The other issue for me was, does she have to have a pink-and-purple dress?  Really?  And I think the decision to have the guy cut off the magic hair – rendering it un-magic – was really interesting.  On the one hand, she was about to be even more and more cruelly enslaved by the deranged Mother Goethel, to whom she’d be useless without the hair, and therefore free, so his move rescued her in that sense (and at the cost, he thought at the time, not realizing he was a hero in a Disney movie, of his own life).  On the other hand, he disempowered her in a very significant way that she did not ask for or approve.  Maybe she wanted to have hair with healing powers for the rest of her life?  Maybe she was hoping she could escape and then use her power for good?  Or maybe not.  We don’t know; Rapunzel doesn’t seem, during the movie, to take any special pride in the fact that her hair can heal.  She’ll use it that way, sure, but it does seem rather incidental to her own sense of self; she seems to recognize that it’s what others would find important about her but not what she finds important about herself.  So the moment that he cuts it off is interesting and difficult to read.  And that’s without even getting into the possible losing-her-virginity metaphor the whole thing could be.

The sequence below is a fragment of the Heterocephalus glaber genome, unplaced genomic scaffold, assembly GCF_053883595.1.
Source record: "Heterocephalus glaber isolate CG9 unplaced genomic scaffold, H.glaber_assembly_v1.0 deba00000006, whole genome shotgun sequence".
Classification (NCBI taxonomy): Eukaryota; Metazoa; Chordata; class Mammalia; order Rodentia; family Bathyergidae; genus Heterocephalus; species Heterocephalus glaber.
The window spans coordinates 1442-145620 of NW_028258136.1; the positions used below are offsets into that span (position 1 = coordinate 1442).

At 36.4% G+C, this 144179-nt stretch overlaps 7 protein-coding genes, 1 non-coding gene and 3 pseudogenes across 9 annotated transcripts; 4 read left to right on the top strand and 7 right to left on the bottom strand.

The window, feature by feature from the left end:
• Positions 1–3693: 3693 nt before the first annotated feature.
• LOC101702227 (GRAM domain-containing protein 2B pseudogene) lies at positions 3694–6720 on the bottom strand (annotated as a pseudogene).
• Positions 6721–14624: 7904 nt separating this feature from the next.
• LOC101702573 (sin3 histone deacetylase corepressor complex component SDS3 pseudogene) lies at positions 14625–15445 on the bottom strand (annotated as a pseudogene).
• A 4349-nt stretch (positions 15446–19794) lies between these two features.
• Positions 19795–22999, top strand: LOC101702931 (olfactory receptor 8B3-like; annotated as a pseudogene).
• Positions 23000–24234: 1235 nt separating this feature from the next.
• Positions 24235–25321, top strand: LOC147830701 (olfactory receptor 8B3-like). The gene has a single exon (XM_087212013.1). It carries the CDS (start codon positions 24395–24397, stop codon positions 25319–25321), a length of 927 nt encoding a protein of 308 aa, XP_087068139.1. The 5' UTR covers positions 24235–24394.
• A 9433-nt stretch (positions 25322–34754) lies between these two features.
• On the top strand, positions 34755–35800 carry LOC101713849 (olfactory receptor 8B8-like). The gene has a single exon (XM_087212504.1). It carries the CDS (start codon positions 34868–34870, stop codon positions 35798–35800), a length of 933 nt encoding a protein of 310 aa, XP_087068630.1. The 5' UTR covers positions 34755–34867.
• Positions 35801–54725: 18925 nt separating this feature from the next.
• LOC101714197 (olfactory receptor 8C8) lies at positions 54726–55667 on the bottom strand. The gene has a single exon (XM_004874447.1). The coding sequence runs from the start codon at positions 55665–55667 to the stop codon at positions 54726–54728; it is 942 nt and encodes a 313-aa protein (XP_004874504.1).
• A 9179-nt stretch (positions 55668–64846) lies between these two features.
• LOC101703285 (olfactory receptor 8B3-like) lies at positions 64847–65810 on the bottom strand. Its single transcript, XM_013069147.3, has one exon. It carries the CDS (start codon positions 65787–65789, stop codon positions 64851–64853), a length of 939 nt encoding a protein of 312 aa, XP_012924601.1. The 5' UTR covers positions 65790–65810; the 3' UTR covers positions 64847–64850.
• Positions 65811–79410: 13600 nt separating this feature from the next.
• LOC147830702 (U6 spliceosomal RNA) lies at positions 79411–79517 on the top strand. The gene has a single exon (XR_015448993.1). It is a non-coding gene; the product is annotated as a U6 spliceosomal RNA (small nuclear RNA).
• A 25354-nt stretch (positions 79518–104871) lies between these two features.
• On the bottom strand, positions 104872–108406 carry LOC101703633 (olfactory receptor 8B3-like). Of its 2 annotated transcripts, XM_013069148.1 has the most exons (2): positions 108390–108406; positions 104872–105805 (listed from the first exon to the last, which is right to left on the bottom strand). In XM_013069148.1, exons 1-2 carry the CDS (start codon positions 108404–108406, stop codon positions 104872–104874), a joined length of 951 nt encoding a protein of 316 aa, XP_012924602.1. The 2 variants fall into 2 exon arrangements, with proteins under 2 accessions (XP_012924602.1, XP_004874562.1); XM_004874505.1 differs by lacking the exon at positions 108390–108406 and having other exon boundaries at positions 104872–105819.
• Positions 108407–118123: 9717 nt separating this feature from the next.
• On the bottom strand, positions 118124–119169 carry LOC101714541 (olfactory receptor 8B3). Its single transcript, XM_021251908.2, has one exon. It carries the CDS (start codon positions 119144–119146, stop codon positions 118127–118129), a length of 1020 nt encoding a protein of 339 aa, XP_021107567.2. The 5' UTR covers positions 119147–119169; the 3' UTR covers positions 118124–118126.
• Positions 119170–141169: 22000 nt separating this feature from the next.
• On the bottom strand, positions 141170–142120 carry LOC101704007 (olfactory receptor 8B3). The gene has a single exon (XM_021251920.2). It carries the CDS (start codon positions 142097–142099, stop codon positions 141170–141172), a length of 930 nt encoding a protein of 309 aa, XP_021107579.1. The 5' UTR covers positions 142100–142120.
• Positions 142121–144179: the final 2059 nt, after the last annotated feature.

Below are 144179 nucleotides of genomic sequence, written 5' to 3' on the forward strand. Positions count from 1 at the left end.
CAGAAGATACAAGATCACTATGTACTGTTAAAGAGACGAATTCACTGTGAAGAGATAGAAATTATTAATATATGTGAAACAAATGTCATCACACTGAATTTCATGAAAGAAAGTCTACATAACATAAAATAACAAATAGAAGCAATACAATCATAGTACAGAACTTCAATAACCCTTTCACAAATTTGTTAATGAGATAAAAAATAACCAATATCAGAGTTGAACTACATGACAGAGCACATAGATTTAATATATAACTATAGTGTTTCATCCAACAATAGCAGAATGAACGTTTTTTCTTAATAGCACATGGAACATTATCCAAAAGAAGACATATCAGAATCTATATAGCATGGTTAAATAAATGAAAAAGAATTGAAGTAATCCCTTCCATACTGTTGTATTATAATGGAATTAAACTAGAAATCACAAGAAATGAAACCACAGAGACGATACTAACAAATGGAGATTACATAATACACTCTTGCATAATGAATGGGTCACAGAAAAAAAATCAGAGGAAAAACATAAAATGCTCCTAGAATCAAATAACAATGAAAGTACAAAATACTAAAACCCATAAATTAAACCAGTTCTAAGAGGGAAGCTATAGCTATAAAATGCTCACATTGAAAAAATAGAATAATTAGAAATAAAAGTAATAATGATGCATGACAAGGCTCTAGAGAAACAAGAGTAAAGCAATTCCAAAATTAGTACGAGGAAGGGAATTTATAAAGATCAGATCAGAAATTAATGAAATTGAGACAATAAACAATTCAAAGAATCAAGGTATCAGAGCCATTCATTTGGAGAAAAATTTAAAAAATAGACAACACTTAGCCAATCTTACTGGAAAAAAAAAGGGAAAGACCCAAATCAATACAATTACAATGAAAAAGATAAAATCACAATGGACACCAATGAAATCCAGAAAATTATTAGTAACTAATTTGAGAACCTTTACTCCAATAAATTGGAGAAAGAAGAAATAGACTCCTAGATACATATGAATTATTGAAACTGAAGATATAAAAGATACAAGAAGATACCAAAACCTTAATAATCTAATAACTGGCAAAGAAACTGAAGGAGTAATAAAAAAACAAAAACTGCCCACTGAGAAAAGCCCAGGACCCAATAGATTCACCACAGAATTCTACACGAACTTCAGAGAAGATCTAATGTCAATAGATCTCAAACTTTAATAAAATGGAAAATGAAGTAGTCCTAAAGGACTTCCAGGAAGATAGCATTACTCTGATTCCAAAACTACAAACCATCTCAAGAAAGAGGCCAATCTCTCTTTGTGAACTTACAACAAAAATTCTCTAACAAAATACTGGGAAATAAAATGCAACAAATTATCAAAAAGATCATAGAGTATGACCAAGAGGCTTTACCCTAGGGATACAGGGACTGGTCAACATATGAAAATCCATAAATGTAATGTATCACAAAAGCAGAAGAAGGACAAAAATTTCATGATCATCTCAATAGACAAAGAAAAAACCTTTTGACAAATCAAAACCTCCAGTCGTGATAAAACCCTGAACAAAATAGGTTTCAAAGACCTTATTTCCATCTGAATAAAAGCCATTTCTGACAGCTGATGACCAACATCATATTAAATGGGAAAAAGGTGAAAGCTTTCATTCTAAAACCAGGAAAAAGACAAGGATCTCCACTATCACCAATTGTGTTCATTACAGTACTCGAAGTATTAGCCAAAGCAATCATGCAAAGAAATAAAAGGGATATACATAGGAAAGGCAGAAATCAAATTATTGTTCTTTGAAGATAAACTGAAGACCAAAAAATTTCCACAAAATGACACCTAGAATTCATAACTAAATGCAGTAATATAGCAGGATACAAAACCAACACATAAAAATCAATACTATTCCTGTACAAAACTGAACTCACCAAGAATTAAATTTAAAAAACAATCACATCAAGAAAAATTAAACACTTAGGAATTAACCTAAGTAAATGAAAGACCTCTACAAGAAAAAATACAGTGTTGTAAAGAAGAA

Speaking of losing-one’s-virginity-metaphors, never sing “A Whole New World” from Aladdin with a group of fourteen-year-olds.  I did, albeit while I was myself a fourteen-year-old, and you can read a lot into that song if you’re trying.